If I had a thousand bucks to drop on a new microphone for my arsenal, I would definitely get the AKG C414 XLS.

Budget condenser microphones

If price is your main criteria at the moment, we’ve got a great budget condenser microphone guide.


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The Best Condenser Mics

AKG C414 XLS

The Best Condenser Mics

Important Specs

Polar Patterns Omni, wide cardioid, cardioid, hypercardioid, figure eight, and four intermediate pickup patterns
Dynamic Range 152db
Frequency Range 20–20,000 Hz
Sensitivity 20 mV/Pa (-34 dBV) +/-0.5 dB
Supply Voltage 48 V phantom power to DIN/IEC
Connector 3-pin XLR to IEC
more specs

Synopsis:

The AKG C414 will give you years of quality sound reproduction, and we always recommend the AKG C414 because of it's legacy sound reproduction and flexibility due to all the extras. With 9 polar patterns, 3 high pass filter settings, and 3 pad settings, it’s remarkably versatile. When you are ready to level up your microphone game, the AKG C414 is the one to get.

- M

Sources

  1. Paul White, Sound On Sound, 20041101
    AKG C414B XLS & XLII Capacitor Microphones
    “ when compared with flagship mics from other companies, the cost of the C414s compares very favourably. Over the few weeks I've had these mics, I haven't found anything they do badly, and I've found lots of things they do well. AKG's new control system is rather neat, as is the promise of remote control, and you can't fault the selection of accessories, which includes a tough flight case, a very well-designed shockmount, and a pop shield. These new mics successfully uphold the classic C414 tradition for sound, while their extended dynamic range, greater sensitivity, and very low background noise make them suitable for the most demanding music recording tasks.”
  2. Staff, Recording Hacks,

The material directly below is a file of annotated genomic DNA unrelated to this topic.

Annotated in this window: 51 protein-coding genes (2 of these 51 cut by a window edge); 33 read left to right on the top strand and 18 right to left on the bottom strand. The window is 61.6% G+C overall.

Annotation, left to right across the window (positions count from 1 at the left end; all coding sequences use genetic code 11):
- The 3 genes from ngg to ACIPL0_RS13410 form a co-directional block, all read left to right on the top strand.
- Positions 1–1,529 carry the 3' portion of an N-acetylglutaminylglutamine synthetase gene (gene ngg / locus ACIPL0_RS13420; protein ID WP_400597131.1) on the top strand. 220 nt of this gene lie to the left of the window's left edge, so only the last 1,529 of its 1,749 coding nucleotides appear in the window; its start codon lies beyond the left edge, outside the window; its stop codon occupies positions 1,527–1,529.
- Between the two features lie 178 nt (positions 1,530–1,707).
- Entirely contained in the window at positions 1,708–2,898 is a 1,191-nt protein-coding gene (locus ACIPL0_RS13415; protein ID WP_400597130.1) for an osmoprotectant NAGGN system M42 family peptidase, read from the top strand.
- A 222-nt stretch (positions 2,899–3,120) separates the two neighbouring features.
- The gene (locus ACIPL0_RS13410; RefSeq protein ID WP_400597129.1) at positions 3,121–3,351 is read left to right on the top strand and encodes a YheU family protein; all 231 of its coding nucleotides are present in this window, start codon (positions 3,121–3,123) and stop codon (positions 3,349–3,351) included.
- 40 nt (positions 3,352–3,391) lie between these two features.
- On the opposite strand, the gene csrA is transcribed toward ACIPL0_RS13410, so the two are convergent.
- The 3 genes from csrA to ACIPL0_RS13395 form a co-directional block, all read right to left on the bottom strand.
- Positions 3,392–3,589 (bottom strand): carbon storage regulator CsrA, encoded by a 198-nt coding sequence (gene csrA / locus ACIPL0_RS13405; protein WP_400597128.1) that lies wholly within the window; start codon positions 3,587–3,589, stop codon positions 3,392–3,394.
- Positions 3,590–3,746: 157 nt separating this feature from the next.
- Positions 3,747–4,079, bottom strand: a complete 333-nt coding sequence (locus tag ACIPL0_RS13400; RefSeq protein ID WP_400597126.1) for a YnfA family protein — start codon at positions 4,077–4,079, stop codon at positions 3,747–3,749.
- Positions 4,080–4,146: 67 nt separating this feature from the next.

AKG Acoustics C 414 B-XLS Multi-Pattern Condenser Microphone
    “The two modern versions of the 414 mic differ in their application. The XL-II has a presence peak suitable for vocal applications, whereas the XLS has a flatter response, more suitable for instrument reproduction.”
  3. Justin Colletti, Trust Me I'm A Scientist, 20110905
    Curing Condenser Confusion: An Audio History of the AKG C 414
    “To some ears, these new mics will have a bit less body and complexity than some of the original versions. Whether that’s good or bad depends on your tastes. Although these versions make me miss some of the smoky complexity that can make a later EB model sound so great, these mics have an almost pre-eq’d balance of frequencies that sounds instantly modern. Whether that’s good or bad is a matter of personal taste. On the plus side, they could potentially help certain sounds find room in a dense contemporary mix without too much tweaking.”
Originally published: March 23rd, 2015

Important Specs

Polar Patterns Omni, wide cardioid, cardioid, hypercardioid, figure eight, and four intermediate pickup patterns
Dynamic Range 152db
Frequency Range 20–20,000 Hz
Sensitivity 20 mV/Pa (-34 dBV) +/-0.5 dB
Supply Voltage 48 V phantom power to DIN/IEC
Connector 3-pin XLR to IEC
more specs


“It’s not so much the equipment as how you use it. I’ve heard people with really cheap studios do great recordings.” —Frank Gambale